Three months before admission, the patient learned that her mother had become pregnant. She began drinking heavily, ostensibly in order to sleep nights. While drinking she became involved in a series of “one-night stands.”  Two weeks before admission, she began feeling panicky and having experiences in which she felt as if she were removed from her body and in a trance. During one of the episodes, she was stopped by the police while wandering on a bridge late at night. The next day, in response to hearing a voice repeatedly telling her to jump off a bridge, she ran to her supervisor and asked for help. Her supervisor, seeing her distraught and also noticing scars from a recent wrist slashing, referred her to a psychiatrist, who then arranged for her immediate hospitalization.

At the time of hospitalization, the patient appeared as a disheveled and frail, but appealing, waif. She was cooperative, coherent, and frightened. Although she did not feel hospitalization was needed, she welcomed the prospect of relief from her anxiety and depersonalization. She acknowledged that she had had feelings of loneliness and inadequacy and brief periods of depressed mood and anxiety since adolescence. Recently she had been having fantasies that she was stabbing herself or a little baby with a knife. She complained that she was “just an empty shell that is transparent to everyone.”

The patient’s parents divorced when she was 3, and for the next 5 years she lived with her maternal grandmother and her mother, who had a severe drinking problem. The patient had night terrors during which she would frequently end up sleeping with her mother. At 6 she went to a special boarding school for a year and a half, after which she was withdrawn by her mother, against the advice of the school. When she was 8, her maternal grandmother died; and she recalls trying to conceal her grief about this from her mother. She spent most of the next 2 years living with various relatives, including a period with her father, whom she had not seen since the divorce. When she was 9, her mother was hospitalized with a diagnosis of Schizophrenia. From age 10 through college, the patient lived with an aunt and uncle but had ongoing and frequent contacts with her mother. Her school record was consistently good.

Since adolescence she has dated regularly, having an active, but rarely pleasurable, sex life. Her relationships with men usually end abruptly after she becomes angry with them when they disappoint her in some apparently minor way. She then concludes that they were “no good to be with.” She has had several roommates, but has had trouble establishing a stable living situation because of her jealousy about sharing her roommates with others and her manipulative efforts to keep them from seeing other people.

Since college she has worked steadily and well as a veterinary assistant. At the time of admission, she was working a night shift in a veterinary hospital and living alone.

The Innkeeper

The innkeeper, aged 34, whom I am bringing before you today was admitted to the hospital only an hour ago. He understands the questions put to him, but cannot quite hear some of them, and gives a rather absent-minded impression. He states his name and age correctly….yet he does not know the doctors, calls them by the names of his acquaintances, and thinks he has been here for 2 or 3 days. It must be the Crown Hotel, or, rather, “mad hospital.”  He does not know the date.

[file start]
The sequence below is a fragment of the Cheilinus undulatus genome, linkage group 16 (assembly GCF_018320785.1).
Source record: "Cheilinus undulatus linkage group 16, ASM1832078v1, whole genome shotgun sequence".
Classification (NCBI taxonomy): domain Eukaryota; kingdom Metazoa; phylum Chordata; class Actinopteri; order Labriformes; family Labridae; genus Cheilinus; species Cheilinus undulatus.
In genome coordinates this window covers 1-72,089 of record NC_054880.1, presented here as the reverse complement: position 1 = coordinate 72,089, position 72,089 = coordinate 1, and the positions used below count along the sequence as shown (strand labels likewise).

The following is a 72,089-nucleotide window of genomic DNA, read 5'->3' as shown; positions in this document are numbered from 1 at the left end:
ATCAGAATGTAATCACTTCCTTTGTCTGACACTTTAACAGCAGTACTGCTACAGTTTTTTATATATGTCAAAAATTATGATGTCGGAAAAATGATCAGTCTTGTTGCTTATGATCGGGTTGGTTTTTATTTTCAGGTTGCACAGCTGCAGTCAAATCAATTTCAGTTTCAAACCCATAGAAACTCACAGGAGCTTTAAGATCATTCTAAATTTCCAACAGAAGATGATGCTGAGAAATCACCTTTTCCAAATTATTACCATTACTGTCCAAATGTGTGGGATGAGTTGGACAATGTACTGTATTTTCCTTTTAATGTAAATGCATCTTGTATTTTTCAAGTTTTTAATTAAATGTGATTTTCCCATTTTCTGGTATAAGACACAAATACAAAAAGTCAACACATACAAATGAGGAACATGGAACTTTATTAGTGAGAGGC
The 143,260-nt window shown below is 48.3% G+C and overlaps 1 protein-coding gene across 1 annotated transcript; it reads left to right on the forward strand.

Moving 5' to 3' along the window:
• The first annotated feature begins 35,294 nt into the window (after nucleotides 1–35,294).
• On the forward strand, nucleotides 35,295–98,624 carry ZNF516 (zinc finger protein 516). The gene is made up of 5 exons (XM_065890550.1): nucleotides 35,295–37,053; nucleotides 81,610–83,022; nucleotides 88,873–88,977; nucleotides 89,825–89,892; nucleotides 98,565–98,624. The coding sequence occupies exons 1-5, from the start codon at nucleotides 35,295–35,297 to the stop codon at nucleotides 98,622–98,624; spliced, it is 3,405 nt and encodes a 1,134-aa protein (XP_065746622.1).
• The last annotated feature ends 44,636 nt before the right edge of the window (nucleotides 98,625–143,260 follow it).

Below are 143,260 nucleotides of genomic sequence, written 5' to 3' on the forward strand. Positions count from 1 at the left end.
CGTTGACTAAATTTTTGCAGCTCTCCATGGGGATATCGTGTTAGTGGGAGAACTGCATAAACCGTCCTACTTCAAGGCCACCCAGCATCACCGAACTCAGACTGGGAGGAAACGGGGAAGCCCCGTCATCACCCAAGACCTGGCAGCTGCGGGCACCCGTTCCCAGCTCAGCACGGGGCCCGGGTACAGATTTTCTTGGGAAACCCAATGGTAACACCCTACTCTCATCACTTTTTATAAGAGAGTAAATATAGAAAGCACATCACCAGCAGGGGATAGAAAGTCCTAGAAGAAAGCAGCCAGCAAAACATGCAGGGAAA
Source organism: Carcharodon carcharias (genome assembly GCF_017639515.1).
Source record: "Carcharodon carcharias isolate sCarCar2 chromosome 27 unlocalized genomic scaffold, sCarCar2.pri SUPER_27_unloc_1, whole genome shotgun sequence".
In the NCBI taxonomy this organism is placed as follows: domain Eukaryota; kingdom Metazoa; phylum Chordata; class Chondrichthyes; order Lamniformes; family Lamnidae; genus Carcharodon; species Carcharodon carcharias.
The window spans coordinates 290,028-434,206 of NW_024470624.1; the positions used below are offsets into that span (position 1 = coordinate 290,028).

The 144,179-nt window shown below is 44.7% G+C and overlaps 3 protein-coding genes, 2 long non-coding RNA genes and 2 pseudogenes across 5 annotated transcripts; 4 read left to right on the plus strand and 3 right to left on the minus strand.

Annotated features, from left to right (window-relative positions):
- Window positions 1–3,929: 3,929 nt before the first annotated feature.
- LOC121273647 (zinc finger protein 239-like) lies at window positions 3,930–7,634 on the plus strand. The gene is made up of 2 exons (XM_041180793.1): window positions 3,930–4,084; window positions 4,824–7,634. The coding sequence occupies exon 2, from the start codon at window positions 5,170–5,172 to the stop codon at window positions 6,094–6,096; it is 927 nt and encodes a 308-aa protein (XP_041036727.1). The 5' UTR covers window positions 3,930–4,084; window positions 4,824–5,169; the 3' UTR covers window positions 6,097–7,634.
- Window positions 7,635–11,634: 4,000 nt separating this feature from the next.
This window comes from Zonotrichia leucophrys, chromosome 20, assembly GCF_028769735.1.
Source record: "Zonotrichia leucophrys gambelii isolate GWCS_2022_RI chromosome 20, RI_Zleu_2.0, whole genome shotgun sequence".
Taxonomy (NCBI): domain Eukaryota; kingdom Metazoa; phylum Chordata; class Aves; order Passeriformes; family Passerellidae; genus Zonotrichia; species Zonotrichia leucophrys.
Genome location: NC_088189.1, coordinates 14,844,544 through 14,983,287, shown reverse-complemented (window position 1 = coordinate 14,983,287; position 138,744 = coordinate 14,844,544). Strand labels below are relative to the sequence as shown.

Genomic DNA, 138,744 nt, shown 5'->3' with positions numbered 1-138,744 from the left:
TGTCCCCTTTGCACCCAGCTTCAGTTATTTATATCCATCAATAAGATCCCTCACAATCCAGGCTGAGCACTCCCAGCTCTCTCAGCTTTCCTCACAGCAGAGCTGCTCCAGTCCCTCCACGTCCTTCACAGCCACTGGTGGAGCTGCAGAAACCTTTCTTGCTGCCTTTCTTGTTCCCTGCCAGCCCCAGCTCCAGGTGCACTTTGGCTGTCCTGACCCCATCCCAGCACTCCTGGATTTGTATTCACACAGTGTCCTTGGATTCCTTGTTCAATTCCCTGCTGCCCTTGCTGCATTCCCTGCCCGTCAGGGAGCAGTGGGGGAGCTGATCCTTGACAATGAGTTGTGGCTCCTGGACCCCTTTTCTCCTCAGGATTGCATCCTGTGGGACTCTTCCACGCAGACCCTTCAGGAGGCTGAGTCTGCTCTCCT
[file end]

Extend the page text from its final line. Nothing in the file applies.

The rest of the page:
He moves about in his chair, looks around him a great deal, starts slightly several times, and keeps on playing with his hands. Suddenly he gets up, and begs to be allowed to play the piano for a little at once.  He sits down again immediately, on persuasion, but then wants to go away “to tell them something else he has forgotten.” He gradually gets more and more excited, saying that his fate is sealed; he must leave the world now; they might telegraph to his wife that her husband is lying at the point of death. We learn, by questioning him, that he is going to be executed by electricity, and also that he will be shot. “The picture is not clearly painted,” he says; “Every moment someone stands now here, now there, waiting for me with a revolver. When I open my eyes, they vanish.”  He says that a stinking fluid has been injected into his head and both his toes, which causes the pictures one takes for reality; that is the work of an international society, which makes away with those “who fell into misfortune innocently through false steps.” With this he looks eagerly at the window, where he sees houses and trees vanishing and reappearing. With slight pressure on his eyes, he sees first sparks, then a hare, a picture, a head, a washstand-set, a half moon, and a human head, first dully and then in colours. If you show him a speck on the floor, he tries to pick it up, saying that it is a piece of money. If you shut his hand and ask him what you have given him, he keeps his fingers carefully closed, and guesses that it is a lead-pencil or a piece of India rubber. The patient’s mood is half apprehensive and half amused. His head is much flushed, and his pulse is small, weak and rather hurried. His face is bloated and his eyes are watery. His breath smells strongly of alcohol and acetone. His tongue is thickly furred and trembles when he puts it out, and his outspread fingers show strong, jerky tremors. The knee-reflexes are somewhat exaggerated.

Our patient has drunk hard since he was 13 years old….At last, by his own account, he drank 6 or 7 liters of wine a day and 5 or 6 stomachic bitters, while he took hardly any food but soup. Some weeks ago he had occasional hallucinations of sight- mice, rats, beetles, and rabbits. He mistook people at times, and came into his inn in his shirt. His condition has grown worse during the last few days.